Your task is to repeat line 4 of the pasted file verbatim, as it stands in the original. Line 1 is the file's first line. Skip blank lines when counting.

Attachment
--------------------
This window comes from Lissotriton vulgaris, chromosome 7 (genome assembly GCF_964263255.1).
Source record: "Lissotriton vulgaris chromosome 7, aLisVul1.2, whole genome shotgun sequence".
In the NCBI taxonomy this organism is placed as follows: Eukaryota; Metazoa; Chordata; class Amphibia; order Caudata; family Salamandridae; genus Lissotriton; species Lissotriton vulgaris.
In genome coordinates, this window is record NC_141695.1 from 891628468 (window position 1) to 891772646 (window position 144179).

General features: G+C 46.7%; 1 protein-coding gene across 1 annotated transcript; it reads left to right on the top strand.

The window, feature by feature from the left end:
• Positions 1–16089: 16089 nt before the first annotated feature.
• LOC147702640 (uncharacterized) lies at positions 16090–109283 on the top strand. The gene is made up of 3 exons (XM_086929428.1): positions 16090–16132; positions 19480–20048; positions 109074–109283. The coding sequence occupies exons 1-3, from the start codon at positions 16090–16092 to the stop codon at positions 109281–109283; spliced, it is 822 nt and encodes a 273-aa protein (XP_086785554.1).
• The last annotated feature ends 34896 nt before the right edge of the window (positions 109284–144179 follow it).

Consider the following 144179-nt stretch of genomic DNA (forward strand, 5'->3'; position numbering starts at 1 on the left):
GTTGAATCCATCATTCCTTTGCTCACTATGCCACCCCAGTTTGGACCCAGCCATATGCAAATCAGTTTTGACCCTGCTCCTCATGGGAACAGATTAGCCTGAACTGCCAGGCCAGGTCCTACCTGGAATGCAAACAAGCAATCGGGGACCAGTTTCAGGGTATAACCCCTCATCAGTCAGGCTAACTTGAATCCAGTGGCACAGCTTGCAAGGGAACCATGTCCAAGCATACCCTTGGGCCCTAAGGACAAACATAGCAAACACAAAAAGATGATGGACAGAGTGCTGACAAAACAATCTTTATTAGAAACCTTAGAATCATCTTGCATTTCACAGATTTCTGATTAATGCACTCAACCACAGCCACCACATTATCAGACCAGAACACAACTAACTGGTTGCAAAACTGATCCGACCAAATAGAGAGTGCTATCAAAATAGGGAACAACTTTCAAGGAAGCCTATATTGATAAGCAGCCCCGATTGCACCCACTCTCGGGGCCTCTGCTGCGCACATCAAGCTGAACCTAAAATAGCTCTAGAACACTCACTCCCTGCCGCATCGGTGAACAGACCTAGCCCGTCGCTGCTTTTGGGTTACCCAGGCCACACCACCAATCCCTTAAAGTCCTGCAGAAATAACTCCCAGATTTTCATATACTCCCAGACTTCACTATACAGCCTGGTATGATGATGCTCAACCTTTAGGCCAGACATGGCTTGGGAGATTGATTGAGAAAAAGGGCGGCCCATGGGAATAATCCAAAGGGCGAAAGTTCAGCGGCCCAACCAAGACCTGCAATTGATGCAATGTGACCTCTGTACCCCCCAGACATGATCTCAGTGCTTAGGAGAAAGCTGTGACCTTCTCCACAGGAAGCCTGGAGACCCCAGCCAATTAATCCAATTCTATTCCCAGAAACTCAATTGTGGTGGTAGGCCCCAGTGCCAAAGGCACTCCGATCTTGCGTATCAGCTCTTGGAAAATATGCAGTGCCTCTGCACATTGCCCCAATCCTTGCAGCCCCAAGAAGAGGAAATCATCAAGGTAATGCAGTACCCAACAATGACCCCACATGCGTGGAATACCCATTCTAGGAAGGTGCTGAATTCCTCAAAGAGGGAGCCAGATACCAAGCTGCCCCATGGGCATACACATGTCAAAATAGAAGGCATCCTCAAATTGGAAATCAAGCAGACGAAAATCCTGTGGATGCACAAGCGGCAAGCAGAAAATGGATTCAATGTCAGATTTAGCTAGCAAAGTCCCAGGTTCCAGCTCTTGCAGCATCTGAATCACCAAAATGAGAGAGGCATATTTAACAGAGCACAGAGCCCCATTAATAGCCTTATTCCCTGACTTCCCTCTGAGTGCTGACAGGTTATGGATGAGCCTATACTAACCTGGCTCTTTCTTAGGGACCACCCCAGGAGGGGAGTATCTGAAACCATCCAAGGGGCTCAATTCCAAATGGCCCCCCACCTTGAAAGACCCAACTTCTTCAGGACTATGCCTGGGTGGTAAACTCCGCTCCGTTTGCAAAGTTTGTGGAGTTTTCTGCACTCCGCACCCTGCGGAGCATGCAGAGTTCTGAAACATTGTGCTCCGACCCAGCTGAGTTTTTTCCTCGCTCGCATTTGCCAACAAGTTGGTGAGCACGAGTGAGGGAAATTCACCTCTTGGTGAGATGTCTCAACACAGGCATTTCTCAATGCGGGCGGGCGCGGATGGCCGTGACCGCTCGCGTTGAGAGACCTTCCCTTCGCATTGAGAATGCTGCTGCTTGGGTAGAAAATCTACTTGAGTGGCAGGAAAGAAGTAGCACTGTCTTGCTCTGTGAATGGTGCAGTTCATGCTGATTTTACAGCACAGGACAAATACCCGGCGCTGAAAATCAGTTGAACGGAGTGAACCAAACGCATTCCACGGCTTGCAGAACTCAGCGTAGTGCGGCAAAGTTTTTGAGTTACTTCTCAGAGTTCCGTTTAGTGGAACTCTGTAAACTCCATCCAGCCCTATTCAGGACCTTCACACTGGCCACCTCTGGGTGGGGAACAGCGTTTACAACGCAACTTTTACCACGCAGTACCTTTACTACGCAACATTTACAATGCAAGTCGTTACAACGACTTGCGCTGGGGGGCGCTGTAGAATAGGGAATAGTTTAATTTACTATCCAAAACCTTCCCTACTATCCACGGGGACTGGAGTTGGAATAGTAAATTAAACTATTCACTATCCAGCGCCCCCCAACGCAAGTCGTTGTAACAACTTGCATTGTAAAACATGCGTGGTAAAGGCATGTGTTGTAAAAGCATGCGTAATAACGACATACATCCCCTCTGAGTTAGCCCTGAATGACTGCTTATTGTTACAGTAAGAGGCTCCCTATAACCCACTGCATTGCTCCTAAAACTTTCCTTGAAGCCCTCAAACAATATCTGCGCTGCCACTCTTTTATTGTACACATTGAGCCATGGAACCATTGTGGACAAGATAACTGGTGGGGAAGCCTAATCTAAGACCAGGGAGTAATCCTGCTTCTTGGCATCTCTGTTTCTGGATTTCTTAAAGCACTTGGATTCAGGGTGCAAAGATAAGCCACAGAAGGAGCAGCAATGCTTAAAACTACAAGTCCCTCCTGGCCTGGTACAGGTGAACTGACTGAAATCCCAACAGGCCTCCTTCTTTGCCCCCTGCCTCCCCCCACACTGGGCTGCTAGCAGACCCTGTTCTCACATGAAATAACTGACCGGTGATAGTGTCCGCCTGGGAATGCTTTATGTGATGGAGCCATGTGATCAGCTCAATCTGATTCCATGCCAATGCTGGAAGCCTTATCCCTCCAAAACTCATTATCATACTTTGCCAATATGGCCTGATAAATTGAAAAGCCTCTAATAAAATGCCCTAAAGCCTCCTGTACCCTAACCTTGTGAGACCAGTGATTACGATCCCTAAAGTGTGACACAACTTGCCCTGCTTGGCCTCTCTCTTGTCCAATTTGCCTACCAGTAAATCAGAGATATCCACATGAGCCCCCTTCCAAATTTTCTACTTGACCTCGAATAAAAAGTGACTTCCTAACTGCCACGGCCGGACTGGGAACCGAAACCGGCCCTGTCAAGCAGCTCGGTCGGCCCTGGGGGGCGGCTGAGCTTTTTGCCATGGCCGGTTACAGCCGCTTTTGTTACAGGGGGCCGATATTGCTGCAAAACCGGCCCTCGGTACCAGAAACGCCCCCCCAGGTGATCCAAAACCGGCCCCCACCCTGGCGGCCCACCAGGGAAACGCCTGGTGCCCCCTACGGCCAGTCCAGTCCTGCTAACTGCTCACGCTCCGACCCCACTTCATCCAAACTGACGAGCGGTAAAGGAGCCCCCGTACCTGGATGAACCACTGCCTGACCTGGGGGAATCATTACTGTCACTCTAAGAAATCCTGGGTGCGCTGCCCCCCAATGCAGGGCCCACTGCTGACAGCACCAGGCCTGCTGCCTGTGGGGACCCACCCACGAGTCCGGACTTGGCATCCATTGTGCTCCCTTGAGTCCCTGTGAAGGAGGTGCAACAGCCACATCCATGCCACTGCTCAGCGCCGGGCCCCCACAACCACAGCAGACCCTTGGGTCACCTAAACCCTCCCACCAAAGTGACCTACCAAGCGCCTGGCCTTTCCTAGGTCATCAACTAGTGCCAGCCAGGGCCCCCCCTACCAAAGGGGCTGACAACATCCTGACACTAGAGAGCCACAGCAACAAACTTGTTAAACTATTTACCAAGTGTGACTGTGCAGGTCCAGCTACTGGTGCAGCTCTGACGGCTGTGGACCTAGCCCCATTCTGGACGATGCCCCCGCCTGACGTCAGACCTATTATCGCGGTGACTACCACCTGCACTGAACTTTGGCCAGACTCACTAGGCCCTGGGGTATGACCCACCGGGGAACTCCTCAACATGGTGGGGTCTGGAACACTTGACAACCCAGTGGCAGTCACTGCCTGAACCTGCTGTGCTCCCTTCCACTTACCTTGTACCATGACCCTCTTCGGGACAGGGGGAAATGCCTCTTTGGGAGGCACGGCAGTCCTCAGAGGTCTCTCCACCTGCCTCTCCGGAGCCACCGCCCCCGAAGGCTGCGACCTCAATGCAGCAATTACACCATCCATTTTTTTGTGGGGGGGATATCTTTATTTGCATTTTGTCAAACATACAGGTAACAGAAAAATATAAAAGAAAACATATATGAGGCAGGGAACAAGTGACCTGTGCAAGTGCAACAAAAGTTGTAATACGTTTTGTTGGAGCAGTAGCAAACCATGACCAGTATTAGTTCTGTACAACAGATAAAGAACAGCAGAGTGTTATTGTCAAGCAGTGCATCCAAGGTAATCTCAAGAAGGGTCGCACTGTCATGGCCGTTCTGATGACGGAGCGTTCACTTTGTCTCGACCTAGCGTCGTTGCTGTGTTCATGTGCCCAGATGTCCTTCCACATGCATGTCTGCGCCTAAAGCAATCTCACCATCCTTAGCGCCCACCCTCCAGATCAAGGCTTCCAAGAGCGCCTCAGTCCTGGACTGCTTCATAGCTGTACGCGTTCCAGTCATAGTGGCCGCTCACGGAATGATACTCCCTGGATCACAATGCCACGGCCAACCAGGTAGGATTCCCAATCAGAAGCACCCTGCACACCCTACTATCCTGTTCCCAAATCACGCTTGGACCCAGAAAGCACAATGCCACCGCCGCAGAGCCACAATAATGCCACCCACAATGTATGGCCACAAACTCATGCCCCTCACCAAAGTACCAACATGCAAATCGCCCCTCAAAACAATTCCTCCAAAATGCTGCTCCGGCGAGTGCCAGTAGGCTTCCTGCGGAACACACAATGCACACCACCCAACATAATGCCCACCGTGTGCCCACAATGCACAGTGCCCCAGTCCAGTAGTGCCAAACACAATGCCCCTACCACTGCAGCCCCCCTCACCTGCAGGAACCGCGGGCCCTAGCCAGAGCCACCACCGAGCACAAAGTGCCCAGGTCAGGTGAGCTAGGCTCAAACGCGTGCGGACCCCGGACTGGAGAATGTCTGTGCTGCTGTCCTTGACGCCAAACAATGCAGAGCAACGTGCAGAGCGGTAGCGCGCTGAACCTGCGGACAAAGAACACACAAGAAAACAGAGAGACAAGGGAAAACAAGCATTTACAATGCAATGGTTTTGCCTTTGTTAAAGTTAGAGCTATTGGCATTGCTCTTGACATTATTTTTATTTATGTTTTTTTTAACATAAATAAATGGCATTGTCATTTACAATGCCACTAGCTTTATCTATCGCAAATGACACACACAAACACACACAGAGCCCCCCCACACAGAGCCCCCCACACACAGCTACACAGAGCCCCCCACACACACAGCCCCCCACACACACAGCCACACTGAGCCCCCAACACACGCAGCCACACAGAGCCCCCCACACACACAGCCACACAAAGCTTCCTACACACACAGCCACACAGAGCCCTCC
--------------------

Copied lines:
In genome coordinates, this window is record NC_141695.1 from 891628468 (window position 1) to 891772646 (window position 144179).